The coronavirus pandemic has tested our nation by drastically changing almost every facet of our lives.
Access to robust and reliable broadband services is more important now than ever, and it will most certainly continue to be post-pandemic. With stay-at-home orders in place, we rely on these services for education, health care and business. The opportunities that access to broadband internet provides, especially in rural areas, cannot be overstated.
The Federal Communications Commission estimates 20 million households do not have access to broadband internet. With more than 50 million students now schooling at home, we must ensure there is no “homework gap” and provide students with expanded digital learning opportunities – especially in rural areas – that allow them to connect with teachers, classmates and learn online.
In this new environment, telehealth also plays a crucial role. It provides immediate access to care, earlier diagnoses and medical intervention while limiting person-to-person contact. Recently, the use of telehealth – through the Coronavirus Aid, Relief and Economic Security Act – was expanded to surge capacity and diagnose and treat patients in a safe and faster manner.
Recently, the FCC approved a $200 million telehealth program helping health care providers purchase telecommunications, broadband connectivity and devices necessary for providing these services. These recent actions have played a critical role in our response to combatting the coronavirus, ensuring health care providers have the resources needed to treat patients from home and freeing up valuable hospital beds while reducing the risk of exposure to the virus.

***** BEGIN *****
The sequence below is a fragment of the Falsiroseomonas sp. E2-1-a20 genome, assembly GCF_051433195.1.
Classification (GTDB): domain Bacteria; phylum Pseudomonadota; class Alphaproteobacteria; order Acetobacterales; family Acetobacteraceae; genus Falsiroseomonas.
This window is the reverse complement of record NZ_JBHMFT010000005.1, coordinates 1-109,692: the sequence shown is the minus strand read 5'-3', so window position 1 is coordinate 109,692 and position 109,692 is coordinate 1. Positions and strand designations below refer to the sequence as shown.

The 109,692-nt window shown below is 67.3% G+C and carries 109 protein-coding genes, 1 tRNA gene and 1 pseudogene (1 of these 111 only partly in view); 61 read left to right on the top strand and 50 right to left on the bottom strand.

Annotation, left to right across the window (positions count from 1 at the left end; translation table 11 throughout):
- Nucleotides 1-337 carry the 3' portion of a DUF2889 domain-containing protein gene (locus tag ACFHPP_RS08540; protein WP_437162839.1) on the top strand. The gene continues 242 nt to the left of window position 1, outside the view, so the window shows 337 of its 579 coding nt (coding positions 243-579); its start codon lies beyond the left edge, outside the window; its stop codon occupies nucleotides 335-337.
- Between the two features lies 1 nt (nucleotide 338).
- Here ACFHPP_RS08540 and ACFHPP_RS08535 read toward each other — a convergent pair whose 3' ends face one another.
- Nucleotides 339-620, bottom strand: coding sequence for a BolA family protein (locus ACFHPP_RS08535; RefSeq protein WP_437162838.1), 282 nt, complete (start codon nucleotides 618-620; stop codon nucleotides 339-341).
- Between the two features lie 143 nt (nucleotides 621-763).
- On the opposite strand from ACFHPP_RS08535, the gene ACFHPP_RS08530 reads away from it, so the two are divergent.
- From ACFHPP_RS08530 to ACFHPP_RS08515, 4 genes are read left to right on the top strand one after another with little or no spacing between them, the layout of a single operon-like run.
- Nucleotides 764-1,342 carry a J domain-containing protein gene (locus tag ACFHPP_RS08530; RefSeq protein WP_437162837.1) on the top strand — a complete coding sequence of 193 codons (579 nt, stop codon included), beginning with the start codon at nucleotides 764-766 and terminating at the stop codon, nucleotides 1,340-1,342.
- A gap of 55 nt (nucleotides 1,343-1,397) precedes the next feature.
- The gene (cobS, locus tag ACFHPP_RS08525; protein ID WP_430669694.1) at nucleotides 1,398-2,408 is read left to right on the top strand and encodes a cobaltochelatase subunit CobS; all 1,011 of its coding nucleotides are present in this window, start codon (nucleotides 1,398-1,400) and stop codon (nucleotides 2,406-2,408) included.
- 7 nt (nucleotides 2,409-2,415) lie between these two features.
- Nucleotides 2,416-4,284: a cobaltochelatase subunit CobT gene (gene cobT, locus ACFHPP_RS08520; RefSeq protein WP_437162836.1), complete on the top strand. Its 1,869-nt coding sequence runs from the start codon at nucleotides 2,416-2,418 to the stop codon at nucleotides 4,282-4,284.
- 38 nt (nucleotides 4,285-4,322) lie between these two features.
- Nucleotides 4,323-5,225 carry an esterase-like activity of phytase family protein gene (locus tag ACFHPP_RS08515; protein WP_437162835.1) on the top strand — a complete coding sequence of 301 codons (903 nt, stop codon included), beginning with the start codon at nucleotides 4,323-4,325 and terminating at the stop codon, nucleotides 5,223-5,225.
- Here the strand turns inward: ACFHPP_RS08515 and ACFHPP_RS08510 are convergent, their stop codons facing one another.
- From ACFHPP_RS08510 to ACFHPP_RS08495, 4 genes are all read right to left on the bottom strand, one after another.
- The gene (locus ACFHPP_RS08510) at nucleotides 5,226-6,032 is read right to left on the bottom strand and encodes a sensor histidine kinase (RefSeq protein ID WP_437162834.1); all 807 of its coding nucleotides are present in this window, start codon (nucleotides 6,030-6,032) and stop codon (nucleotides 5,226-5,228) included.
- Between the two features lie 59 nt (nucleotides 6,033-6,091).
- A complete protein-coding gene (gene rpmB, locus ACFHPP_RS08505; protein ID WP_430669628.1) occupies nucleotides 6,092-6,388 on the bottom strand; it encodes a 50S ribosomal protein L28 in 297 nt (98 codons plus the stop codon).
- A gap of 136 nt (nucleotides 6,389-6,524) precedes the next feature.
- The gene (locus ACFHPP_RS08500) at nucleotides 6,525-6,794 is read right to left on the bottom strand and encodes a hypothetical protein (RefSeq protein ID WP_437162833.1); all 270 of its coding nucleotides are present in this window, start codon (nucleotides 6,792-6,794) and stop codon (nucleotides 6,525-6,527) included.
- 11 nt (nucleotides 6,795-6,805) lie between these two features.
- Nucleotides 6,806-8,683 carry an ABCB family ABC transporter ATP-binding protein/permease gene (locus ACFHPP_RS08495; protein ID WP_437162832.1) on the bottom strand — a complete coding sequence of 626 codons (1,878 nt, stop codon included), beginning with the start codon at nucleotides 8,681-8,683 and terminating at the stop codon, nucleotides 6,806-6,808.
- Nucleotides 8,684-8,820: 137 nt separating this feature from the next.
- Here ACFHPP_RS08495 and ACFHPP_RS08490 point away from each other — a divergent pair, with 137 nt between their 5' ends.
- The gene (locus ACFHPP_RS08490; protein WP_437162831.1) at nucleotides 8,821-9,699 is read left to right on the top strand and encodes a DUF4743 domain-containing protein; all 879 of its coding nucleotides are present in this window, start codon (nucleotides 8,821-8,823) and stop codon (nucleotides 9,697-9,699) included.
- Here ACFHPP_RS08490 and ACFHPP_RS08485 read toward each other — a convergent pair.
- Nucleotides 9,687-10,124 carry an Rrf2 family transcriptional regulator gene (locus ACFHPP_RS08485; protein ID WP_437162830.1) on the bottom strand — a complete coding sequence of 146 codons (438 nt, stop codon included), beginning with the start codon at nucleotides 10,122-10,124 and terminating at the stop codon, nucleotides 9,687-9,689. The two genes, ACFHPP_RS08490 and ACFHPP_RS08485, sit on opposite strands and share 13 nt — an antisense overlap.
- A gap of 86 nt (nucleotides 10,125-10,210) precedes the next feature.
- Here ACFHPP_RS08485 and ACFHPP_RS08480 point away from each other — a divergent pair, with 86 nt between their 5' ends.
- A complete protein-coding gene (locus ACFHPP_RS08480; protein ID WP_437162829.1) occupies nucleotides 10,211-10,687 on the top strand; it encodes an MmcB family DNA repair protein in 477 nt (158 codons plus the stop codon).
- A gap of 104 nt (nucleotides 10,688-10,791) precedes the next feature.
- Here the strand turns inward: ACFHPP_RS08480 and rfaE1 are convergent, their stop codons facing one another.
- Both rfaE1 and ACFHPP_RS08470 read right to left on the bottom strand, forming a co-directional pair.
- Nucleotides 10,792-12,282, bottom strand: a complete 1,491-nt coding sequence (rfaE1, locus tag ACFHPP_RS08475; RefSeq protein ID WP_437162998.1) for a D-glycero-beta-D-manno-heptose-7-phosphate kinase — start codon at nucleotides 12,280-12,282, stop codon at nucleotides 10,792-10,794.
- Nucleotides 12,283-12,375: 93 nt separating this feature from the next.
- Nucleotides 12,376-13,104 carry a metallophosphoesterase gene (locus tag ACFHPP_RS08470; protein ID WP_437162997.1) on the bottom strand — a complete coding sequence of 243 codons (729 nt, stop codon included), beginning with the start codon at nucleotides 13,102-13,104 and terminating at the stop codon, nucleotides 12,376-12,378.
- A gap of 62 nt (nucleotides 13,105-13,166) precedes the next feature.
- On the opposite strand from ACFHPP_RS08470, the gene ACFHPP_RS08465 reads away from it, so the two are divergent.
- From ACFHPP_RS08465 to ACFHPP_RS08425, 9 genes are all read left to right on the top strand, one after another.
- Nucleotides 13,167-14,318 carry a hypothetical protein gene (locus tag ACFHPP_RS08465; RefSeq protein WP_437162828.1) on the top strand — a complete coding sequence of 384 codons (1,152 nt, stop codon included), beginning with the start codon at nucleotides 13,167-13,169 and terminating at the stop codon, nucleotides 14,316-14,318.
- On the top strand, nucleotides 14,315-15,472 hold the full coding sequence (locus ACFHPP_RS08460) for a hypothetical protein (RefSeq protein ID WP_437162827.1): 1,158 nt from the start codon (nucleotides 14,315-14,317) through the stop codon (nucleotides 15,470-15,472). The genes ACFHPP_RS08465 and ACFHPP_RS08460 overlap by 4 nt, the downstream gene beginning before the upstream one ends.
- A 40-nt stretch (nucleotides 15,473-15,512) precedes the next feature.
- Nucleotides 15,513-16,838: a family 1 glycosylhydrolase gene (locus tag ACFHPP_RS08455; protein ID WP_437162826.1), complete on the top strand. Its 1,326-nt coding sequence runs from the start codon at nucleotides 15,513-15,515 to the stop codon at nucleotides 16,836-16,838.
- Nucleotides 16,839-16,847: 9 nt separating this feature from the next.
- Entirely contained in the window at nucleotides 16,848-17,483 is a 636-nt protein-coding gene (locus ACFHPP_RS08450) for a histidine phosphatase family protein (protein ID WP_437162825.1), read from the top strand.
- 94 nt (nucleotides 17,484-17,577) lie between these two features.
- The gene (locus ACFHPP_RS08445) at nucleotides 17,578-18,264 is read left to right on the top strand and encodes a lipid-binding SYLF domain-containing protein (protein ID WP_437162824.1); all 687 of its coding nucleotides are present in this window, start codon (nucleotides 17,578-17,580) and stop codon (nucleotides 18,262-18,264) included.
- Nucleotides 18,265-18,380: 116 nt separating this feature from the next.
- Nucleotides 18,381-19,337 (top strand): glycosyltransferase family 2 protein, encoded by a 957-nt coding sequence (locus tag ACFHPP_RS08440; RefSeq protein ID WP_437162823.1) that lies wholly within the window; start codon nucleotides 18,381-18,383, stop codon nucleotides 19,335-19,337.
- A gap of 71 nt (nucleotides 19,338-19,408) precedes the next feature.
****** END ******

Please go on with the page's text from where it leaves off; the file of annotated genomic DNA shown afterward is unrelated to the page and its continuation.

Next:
This new dependency on telehealth services also has brought the digital divide to the forefront as many seniors, veterans and Americans with pre-existing conditions in rural communities lack access to basic and reliable broadband services that would facilitate these digital doctor’s appointments.
President Donald Trump recently signed into law the Broadband DATA Act to update and improve broadband data mapping capabilities. This will help identify who has broadband internet access and who doesn’t, giving the FCC the ability to prioritize efforts in underserved areas.
Prior to the coronavirus outbreak, the Trump administration made commendable progress to expand broadband connectivity and has increased efforts in the wake of COVID-19. The FCC has voted to clear regulatory barriers to help tackle the digital divide and will begin to implement the first phase of a $20 billion investment in rural broadband deployments through the Rural Digital Opportunity Fund later this year. Combined with existing broadband legislation passed by Congress, we are closer than ever to bridging the digital gap between rural and urban communities.
Between employees teleworking, students learning from home and doctors treating patients remotely, access to robust, reliable broadband service is critical.
U.S. Rep. Billy Long, R-Missouri, can be reached at (202) 909-3744. His Twitter handle is @USRepLong.
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